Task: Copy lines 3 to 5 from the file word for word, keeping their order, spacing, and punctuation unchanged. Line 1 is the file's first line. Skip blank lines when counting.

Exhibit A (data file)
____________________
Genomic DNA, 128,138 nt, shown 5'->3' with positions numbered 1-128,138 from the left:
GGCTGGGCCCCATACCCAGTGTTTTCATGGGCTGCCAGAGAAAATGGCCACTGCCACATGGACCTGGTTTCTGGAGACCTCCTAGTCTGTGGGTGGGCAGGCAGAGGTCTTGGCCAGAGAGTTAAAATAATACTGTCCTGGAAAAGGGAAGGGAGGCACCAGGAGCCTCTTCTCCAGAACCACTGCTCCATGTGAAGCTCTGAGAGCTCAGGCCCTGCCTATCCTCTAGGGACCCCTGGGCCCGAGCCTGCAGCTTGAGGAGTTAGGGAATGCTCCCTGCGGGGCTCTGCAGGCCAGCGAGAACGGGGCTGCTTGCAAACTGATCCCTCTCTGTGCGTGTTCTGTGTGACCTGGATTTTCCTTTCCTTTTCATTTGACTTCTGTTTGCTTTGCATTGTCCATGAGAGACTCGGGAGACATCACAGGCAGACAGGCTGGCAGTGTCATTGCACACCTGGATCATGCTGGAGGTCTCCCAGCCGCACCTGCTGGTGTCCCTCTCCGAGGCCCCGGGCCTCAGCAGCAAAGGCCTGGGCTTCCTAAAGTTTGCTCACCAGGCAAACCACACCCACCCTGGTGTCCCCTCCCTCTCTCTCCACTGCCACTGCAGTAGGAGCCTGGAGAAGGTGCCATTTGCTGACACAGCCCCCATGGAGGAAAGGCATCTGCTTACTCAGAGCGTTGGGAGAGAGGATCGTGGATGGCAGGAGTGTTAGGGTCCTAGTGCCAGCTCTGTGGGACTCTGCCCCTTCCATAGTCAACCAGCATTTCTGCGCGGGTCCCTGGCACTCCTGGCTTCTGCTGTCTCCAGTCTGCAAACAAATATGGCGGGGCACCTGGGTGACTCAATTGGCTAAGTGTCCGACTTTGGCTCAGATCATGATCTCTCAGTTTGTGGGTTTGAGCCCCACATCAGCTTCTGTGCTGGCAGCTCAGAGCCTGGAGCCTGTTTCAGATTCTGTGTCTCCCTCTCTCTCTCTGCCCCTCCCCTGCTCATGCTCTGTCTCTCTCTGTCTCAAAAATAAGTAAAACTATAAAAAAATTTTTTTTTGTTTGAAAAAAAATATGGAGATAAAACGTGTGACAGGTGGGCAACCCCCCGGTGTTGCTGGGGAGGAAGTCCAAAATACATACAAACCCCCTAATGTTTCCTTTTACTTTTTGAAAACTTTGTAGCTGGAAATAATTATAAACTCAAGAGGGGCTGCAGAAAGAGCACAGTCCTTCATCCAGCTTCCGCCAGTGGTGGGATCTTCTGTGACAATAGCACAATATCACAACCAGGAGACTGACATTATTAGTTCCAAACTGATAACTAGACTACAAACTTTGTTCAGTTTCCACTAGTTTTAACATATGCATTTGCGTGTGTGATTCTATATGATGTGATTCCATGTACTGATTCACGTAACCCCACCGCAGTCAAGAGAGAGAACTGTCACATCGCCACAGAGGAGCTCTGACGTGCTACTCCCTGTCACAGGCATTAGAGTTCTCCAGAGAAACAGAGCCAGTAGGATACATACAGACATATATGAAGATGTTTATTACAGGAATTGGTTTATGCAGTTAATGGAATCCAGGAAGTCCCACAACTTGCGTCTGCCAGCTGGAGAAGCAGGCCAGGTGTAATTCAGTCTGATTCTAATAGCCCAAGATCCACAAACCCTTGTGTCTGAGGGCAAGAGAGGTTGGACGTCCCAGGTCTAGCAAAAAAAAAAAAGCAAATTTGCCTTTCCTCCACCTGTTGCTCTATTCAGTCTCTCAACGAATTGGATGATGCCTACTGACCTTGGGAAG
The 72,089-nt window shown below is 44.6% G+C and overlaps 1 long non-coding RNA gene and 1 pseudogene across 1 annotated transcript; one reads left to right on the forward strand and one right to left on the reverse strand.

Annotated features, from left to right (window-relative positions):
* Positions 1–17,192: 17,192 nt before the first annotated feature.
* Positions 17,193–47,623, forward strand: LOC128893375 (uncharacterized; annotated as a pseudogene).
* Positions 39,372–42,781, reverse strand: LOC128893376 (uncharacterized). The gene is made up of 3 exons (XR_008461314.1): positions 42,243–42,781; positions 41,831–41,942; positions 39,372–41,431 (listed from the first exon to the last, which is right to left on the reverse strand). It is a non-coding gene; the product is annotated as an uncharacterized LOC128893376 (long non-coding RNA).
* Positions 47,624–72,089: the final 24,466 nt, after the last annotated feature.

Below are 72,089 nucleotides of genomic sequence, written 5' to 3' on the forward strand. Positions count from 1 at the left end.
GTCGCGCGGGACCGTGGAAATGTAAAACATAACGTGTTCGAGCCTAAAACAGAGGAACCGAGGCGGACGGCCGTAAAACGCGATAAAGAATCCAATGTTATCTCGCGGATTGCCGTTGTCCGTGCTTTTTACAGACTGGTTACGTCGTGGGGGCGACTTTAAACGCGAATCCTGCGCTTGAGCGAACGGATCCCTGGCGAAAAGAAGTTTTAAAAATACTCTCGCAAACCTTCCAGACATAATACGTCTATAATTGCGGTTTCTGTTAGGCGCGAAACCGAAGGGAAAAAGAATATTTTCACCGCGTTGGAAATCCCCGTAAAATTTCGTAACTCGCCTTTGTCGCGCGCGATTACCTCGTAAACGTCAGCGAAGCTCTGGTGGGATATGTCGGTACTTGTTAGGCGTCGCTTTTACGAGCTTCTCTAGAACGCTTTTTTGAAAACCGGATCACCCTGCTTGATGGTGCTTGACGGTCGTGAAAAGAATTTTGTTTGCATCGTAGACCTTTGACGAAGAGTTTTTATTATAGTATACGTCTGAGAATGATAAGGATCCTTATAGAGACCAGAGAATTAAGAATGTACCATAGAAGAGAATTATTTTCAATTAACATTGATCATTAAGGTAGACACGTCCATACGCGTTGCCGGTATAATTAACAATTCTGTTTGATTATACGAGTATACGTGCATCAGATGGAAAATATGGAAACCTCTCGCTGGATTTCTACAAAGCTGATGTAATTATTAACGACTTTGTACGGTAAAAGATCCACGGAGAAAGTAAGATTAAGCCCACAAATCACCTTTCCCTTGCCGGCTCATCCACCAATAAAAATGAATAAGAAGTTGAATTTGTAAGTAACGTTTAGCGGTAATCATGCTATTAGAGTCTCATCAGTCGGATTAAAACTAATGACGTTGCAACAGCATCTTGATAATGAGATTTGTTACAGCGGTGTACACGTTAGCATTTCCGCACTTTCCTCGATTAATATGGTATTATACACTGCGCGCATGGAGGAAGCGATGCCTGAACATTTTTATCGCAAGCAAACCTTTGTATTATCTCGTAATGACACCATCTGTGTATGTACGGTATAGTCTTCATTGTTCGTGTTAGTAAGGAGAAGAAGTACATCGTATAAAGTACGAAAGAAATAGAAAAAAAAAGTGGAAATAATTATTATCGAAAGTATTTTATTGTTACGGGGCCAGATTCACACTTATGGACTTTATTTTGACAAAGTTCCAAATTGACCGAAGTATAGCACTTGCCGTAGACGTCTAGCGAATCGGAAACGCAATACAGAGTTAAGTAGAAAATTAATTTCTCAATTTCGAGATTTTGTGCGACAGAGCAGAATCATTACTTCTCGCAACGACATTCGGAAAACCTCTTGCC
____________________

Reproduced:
The 72,089-nt window shown below is 44.6% G+C and overlaps 1 long non-coding RNA gene and 1 pseudogene across 1 annotated transcript; one reads left to right on the forward strand and one right to left on the reverse strand.

Annotated features, from left to right (window-relative positions):
* Positions 1–17,192: 17,192 nt before the first annotated feature.